Wave of Iraq blasts kill 56 decade after invasion
A wave of bombings tore through Baghdad today, killing at least 56 people and wounding more than 200, highlighting increasing sectarian tensions in Iraq on the eve of the anniversary of the US-led invasion.
The attacks, mostly by car bombs, targeted small restaurants, day labourers and bus stops in the Iraqi capital and nearby towns over a span of more than two hours.
The bombings came 10 years to the day that Washington announced the start of the invasion on March 19, 2003 though by that time it was already the following morning in Iraq.
While violence has ebbed since its peak in 2006 and 2007, the latest attacks show that insurgents remain a potent threat to Iraq's security forces and long-term stability.
One of the deadliest of today's attacks struck close to one of the main gates to the heavily-fortified Green Zone, which houses major government offices and the embassies of several countries, including the United States and Britain. That blast outside a restaurant killed six people, including two soldiers, and wounded more than 15.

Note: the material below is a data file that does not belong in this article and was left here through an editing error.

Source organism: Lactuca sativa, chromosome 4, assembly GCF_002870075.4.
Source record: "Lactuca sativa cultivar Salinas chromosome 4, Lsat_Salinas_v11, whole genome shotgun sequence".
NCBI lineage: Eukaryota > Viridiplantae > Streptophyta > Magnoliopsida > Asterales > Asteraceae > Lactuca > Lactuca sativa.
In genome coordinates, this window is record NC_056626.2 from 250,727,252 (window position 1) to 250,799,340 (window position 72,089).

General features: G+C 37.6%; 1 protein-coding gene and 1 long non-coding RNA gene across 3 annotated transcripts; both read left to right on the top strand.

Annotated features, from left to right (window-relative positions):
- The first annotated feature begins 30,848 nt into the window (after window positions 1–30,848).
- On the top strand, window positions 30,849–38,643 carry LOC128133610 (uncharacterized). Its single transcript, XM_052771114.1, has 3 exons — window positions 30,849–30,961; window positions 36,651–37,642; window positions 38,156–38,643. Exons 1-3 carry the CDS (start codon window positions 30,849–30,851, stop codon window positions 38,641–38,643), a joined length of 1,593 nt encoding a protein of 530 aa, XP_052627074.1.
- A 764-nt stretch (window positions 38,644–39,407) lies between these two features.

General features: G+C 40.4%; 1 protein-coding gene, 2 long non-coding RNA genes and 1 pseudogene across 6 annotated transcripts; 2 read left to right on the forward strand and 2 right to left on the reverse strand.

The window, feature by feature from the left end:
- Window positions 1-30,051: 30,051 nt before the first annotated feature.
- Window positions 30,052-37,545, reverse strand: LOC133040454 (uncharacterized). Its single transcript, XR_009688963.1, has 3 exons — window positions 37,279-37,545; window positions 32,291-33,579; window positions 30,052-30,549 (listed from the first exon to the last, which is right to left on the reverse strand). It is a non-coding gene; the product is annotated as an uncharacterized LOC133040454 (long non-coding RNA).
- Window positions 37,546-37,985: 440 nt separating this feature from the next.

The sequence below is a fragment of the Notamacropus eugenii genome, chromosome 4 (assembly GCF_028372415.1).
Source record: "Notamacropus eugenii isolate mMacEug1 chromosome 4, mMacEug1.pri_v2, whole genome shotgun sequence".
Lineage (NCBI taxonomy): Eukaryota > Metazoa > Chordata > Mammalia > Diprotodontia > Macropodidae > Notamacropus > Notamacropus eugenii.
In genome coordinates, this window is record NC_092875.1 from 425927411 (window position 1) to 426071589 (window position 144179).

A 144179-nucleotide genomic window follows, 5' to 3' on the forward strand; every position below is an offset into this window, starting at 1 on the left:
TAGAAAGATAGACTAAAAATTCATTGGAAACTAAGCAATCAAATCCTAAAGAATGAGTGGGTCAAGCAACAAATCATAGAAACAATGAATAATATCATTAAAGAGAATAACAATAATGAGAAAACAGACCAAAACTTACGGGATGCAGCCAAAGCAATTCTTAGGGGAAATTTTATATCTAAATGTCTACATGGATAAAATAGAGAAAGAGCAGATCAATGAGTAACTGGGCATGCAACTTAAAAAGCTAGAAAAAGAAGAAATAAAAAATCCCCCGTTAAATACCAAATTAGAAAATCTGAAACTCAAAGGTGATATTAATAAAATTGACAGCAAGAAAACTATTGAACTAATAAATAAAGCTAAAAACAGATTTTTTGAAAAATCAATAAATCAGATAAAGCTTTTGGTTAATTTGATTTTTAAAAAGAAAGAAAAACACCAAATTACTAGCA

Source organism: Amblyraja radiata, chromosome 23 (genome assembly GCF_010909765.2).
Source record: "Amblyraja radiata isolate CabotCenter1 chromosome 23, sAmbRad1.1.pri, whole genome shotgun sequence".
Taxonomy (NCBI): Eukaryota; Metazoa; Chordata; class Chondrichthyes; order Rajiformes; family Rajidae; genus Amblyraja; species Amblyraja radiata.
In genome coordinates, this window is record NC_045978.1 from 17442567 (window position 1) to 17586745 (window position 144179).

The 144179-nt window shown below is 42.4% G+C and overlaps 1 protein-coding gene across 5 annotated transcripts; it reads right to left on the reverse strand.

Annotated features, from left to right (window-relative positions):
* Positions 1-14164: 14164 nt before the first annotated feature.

Thick black smoke could be seen rising from the area as ambulances raced to the scene.
There was no immediate claim of responsibility for today's blasts, but the attacks bore hallmarks of al-Qaida in Iraq. The terror group favours spectacular, coordinated bombings intended to undermine public confidence in the Shiite-led government.
Police and hospital officials who provided accounts of the days' bloodshed reported the most casualties from a car bombing near the Ministry of Labour and Social Affairs in Baghdad's eastern Qahira neighbourhood at around 10 am. That blast killed seven people and wounded 21.
The officials provide casualty numbers on condition of anonymity because they were not authorised to release the information to journalists.